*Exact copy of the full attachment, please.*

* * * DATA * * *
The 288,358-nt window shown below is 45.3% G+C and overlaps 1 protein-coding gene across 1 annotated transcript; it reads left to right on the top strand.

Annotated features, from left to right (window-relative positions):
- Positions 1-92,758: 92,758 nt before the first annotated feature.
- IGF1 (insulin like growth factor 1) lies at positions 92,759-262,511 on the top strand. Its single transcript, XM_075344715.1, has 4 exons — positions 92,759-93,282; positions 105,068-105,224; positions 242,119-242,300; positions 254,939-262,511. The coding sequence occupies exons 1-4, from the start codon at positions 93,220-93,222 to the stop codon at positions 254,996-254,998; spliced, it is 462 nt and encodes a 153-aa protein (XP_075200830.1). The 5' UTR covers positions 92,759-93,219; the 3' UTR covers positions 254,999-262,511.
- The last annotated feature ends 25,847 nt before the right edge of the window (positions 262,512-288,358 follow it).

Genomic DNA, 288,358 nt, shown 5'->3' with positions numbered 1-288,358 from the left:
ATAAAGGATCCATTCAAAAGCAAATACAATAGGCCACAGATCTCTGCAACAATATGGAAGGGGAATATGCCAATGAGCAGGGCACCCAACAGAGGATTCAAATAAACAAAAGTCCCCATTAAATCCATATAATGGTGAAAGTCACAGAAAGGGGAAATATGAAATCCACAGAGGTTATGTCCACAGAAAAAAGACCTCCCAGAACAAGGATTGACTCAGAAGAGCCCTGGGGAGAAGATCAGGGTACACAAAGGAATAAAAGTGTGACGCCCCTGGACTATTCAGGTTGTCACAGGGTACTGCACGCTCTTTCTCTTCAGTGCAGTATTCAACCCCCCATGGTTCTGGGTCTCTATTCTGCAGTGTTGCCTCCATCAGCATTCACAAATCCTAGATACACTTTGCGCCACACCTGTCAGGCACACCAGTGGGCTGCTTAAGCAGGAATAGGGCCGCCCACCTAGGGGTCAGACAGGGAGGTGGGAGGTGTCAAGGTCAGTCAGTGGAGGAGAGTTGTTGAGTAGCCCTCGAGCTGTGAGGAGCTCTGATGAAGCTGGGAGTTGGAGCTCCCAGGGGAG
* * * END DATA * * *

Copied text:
The 288,358-nt window shown below is 45.3% G+C and overlaps 1 protein-coding gene across 1 annotated transcript; it reads left to right on the top strand.

Annotated features, from left to right (window-relative positions):
- Positions 1-92,758: 92,758 nt before the first annotated feature.
- IGF1 (insulin like growth factor 1) lies at positions 92,759-262,511 on the top strand. Its single transcript, XM_075344715.1, has 4 exons — positions 92,759-93,282; positions 105,068-105,224; positions 242,119-242,300; positions 254,939-262,511. The coding sequence occupies exons 1-4, from the start codon at positions 93,220-93,222 to the stop codon at positions 254,996-254,998; spliced, it is 462 nt and encodes a 153-aa protein (XP_075200830.1). The 5' UTR covers positions 92,759-93,219; the 3' UTR covers positions 254,999-262,511.
- The last annotated feature ends 25,847 nt before the right edge of the window (positions 262,512-288,358 follow it).

Genomic DNA, 288,358 nt, shown 5'->3' with positions numbered 1-288,358 from the left:
ATAAAGGATCCATTCAAAAGCAAATACAATAGGCCACAGATCTCTGCAACAATATGGAAGGGGAATATGCCAATGAGCAGGGCACCCAACAGAGGATTCAAATAAACAAAAGTCCCCATTAAATCCATATAATGGTGAAAGTCACAGAAAGGGGAAATATGAAATCCACAGAGGTTATGTCCACAGAAAAAAGACCTCCCAGAACAAGGATTGACTCAGAAGAGCCCTGGGGAGAAGATCAGGGTACACAAAGGAATAAAAGTGTGACGCCCCTGGACTATTCAGGTTGTCACAGGGTACTGCACGCTCTTTCTCTTCAGTGCAGTATTCAACCCCCCATGGTTCTGGGTCTCTATTCTGCAGTGTTGCCTCCATCAGCATTCACAAATCCTAGATACACTTTGCGCCACACCTGTCAGGCACACCAGTGGGCTGCTTAAGCAGGAATAGGGCCGCCCACCTAGGGGTCAGACAGGGAGGTGGGAGGTGTCAAGGTCAGTCAGTGGAGGAGAGTTGTTGAGTAGCCCTCGAGCTGTGAGGAGCTCTGATGAAGCTGGGAGTTGGAGCTCCCAGGGGAG